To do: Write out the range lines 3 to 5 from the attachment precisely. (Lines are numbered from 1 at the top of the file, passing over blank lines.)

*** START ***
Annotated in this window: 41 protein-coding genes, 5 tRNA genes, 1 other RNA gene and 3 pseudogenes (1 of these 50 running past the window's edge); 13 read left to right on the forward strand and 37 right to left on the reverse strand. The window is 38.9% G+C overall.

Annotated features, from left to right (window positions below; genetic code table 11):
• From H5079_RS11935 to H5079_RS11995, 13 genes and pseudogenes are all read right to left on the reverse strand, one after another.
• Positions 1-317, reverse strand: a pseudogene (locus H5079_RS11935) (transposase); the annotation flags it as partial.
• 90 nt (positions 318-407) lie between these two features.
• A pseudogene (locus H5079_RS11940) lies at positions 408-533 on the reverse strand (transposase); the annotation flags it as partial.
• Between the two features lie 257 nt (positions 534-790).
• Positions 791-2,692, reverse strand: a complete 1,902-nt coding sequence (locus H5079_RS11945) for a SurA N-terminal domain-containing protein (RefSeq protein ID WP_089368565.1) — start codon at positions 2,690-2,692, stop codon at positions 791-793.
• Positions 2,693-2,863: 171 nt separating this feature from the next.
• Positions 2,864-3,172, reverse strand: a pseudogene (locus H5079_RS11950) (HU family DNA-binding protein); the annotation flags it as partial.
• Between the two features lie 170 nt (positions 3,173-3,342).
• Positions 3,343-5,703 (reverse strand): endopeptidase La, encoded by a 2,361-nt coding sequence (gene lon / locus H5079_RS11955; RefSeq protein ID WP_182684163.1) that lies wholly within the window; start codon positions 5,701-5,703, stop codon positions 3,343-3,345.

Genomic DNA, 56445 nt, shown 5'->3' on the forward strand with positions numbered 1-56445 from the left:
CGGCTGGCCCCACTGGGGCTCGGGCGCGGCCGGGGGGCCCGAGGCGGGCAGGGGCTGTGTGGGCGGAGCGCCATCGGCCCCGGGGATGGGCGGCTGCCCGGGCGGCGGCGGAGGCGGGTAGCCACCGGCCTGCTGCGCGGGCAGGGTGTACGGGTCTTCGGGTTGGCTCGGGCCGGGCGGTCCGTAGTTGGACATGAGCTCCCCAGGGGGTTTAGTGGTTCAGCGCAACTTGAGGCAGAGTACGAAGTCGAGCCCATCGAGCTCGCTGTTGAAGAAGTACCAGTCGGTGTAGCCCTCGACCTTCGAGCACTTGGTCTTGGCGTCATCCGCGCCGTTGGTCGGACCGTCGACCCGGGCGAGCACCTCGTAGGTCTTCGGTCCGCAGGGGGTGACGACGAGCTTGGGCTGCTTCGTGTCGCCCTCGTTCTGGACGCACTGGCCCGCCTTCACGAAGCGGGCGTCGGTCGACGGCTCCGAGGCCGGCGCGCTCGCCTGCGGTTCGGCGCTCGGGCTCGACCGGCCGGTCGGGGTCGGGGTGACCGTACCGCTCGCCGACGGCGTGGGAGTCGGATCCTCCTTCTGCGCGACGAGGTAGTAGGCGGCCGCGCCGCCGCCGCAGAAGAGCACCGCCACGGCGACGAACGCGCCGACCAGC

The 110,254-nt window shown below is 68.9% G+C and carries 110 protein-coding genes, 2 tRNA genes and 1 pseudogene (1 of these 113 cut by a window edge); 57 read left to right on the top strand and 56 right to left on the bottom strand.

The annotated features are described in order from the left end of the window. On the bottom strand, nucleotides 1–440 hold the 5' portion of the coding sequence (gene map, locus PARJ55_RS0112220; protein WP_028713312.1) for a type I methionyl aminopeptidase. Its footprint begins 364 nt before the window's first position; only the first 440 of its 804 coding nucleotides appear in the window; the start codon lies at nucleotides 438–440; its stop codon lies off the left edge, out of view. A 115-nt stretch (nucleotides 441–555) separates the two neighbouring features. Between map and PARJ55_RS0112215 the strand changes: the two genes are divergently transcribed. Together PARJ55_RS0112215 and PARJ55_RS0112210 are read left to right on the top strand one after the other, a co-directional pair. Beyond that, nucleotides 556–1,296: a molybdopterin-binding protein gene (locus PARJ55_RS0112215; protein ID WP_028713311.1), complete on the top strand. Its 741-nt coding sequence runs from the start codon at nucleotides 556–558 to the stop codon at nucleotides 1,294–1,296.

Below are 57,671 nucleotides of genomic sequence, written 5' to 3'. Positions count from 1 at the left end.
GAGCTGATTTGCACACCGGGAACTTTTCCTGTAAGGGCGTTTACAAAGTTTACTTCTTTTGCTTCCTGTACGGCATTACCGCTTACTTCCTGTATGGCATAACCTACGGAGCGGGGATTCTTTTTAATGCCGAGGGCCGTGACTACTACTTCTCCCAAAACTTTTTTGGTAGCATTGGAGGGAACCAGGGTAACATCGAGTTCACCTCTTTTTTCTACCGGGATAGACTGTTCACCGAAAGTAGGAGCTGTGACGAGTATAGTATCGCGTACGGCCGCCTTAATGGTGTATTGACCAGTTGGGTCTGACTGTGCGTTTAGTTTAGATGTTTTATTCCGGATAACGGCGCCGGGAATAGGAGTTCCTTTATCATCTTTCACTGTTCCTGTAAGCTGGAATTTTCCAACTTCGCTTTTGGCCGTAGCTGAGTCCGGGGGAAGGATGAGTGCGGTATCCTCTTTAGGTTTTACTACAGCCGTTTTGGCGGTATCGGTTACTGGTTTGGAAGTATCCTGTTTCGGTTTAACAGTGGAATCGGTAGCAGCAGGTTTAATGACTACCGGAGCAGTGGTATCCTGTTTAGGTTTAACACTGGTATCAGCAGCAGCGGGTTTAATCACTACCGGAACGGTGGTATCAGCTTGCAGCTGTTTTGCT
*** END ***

• From H5079_RS11935 to H5079_RS11995, 13 genes and pseudogenes are all read right to left on the reverse strand, one after another.
• Positions 1-317, reverse strand: a pseudogene (locus H5079_RS11935) (transposase); the annotation flags it as partial.
• 90 nt (positions 318-407) lie between these two features.